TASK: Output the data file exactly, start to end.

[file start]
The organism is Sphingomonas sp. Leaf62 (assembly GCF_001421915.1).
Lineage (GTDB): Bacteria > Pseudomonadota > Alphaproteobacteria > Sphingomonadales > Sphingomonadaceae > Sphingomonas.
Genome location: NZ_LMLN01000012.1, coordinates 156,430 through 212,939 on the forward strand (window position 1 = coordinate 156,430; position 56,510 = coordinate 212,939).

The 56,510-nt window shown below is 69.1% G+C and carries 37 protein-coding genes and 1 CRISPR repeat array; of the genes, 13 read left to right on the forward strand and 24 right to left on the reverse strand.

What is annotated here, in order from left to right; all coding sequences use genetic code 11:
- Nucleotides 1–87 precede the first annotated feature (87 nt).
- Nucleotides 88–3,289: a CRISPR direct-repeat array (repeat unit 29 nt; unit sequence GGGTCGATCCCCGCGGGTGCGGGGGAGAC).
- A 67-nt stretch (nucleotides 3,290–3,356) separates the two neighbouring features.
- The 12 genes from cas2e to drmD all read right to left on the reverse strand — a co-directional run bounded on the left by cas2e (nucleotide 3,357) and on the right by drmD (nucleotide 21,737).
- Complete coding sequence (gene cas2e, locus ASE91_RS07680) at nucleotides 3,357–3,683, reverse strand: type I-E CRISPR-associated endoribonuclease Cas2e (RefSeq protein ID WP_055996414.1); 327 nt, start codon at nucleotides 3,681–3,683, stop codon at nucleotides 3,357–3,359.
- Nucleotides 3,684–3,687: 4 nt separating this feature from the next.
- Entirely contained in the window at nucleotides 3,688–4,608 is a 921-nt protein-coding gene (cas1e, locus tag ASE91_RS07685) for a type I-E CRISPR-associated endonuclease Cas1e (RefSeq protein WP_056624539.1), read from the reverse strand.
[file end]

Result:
The organism is Sphingomonas sp. Leaf62 (assembly GCF_001421915.1).
Lineage (GTDB): Bacteria > Pseudomonadota > Alphaproteobacteria > Sphingomonadales > Sphingomonadaceae > Sphingomonas.
Genome location: NZ_LMLN01000012.1, coordinates 156,430 through 212,939 on the forward strand (window position 1 = coordinate 156,430; position 56,510 = coordinate 212,939).

The 56,510-nt window shown below is 69.1% G+C and carries 37 protein-coding genes and 1 CRISPR repeat array; of the genes, 13 read left to right on the forward strand and 24 right to left on the reverse strand.

What is annotated here, in order from left to right; all coding sequences use genetic code 11:
- Nucleotides 1–87 precede the first annotated feature (87 nt).
- Nucleotides 88–3,289: a CRISPR direct-repeat array (repeat unit 29 nt; unit sequence GGGTCGATCCCCGCGGGTGCGGGGGAGAC).
- A 67-nt stretch (nucleotides 3,290–3,356) separates the two neighbouring features.
- The 12 genes from cas2e to drmD all read right to left on the reverse strand — a co-directional run bounded on the left by cas2e (nucleotide 3,357) and on the right by drmD (nucleotide 21,737).
- Complete coding sequence (gene cas2e, locus ASE91_RS07680) at nucleotides 3,357–3,683, reverse strand: type I-E CRISPR-associated endoribonuclease Cas2e (RefSeq protein ID WP_055996414.1); 327 nt, start codon at nucleotides 3,681–3,683, stop codon at nucleotides 3,357–3,359.
- Nucleotides 3,684–3,687: 4 nt separating this feature from the next.
- Entirely contained in the window at nucleotides 3,688–4,608 is a 921-nt protein-coding gene (cas1e, locus tag ASE91_RS07685) for a type I-E CRISPR-associated endonuclease Cas1e (RefSeq protein WP_056624539.1), read from the reverse strand.